Tim James: Saliva and wine

By , 19 July 2021

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If you’re sensible as well as squeamish, you will not have peered too closely into a winetaster’s spittoon. But if you have (huh, Kwispedoor?), you should have realised, from all those unattractive, mucusy strings, that saliva has played a role in what’s going on in there. And, indeed, winelovers should recognise the role that saliva plays in drinking (and eating, of course). Including its significance, as a dwindling product of a taster’s mouth, in wine competitions: overworking saliva with too much tasting and spitting leads to build-up of acid and, especially, tannin in the mouth, fundamentally altering balance and even flavour and thus helping to account for some of the odder results in scoring big line-ups.

Tasters’ saliva flows are all individual too, like many of their flavour threshholds (look at the comparative lists of mentioned aromas and flavours in different tasters’ notes and you can often wonder if they were assessing the same wine – but that’s another story). Apparently, a person secretes from half a litre to three times that – daily.

I’ve been recently reminded about the soldierly but unsung efforts of saliva in promoting oral satisfaction because I’ve been suffering for a few weeks from a (fairly) dry mouth. Something is inhibiting my saliva flow. Perhaps I’m more vulnerable to this than many as I did have one of my salivary glands (we have three major and hundreds of minor ones) surgically removed a few decades back, after repeated blockages. I’m now wondering if a moderately reduced saliva flow has accounted over the years for what seems like an idiosyncratic extra sensitivity to bitterness – I’ve been aware of the sensitivity, so I never publicly describe a wine as bitter without first checking with other tasters. Interestingly, the flow or its effect seems inconstant, so a wine might taste bitter to me one day but less so the next – probably others will have noticed the pattern, which is yet another reason not to bet too much on a single blind tasting.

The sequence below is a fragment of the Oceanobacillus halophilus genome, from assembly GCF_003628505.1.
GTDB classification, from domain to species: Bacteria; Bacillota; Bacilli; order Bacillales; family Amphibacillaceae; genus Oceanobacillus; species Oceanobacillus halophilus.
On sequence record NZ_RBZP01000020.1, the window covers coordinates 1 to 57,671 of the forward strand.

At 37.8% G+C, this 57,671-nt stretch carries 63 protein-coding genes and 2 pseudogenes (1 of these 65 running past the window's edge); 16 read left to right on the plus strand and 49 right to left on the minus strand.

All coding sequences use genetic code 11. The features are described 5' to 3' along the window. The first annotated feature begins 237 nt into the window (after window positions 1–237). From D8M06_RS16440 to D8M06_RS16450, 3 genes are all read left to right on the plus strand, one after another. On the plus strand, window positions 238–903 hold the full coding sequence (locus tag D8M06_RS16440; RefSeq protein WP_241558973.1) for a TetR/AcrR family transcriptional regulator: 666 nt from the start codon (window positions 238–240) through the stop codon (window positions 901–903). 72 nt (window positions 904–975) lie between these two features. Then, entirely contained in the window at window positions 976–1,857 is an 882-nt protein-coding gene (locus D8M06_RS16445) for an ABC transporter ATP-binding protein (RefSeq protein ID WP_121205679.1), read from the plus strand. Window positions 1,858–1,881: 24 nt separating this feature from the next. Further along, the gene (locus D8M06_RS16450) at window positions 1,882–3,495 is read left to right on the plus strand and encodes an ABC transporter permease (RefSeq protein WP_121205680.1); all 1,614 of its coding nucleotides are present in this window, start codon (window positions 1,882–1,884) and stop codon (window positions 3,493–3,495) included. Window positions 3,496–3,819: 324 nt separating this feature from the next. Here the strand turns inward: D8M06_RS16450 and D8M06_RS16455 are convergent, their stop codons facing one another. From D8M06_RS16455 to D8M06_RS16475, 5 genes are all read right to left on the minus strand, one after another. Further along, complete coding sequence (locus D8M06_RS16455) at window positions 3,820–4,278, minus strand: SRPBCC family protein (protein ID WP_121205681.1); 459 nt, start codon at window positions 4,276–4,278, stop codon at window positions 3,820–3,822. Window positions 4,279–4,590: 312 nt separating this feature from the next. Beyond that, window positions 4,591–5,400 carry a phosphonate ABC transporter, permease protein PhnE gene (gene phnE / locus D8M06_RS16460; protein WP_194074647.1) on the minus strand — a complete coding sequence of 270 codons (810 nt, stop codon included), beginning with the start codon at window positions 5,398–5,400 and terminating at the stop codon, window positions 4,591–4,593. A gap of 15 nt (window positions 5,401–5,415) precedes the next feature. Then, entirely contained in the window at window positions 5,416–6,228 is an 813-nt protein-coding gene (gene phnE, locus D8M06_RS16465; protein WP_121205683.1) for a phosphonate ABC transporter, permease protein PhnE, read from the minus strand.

Anyway, now my saliva flow is definitely reduced and I’m hoping that my newly dry mouth – not an uncommon condition, I believe – will prove to be a temporary condition. It prompted me to do some research, and I’ve been surprised to find out just how much study there has been of saliva and the way it mediates how we experience wine.

According to one article on the World of Fine Wine website, the winelover’s real interest in saliva is that it contains certain proteins that bind with tannins. Mucins in saliva lubricate and protect the surface of the mouth. “Tannins remove this lubrication, causing a sense of dryness, puckering, and loss of lubrication in the mouth. This is what we describe as ‘astringent.’” The problem for tasters faced with a long line-up of wines to be tasted quickly is that this astringency builds up, as saliva can’t keep up the pace with replenishing the lubricating layer. The tannin content of white wine is obviously less than for red, but the acidity is usually higher, and “frequent exposure to a high acid stimulus is likely to overwhelm the buffering and dilution capacity of the saliva. This can leave the mouth feeling sensitive to subsequent samples and might lead to acidity being misjudged”.

The anonymous author of this article says that all this should not lead professional wine-tasters to despair (little chance of that, I would suggest!), although palate fatigue is “near fatal” for assessing elegance and harmony, which “depend in large part on mouthfeel”. But, the author adds, “it is an observation that should encourage us to approach tasting with a degree of humility” (um, perhaps a slighter great chance of that, now and then).

Aroma and saliva interaction. Source: Sciencedirect.com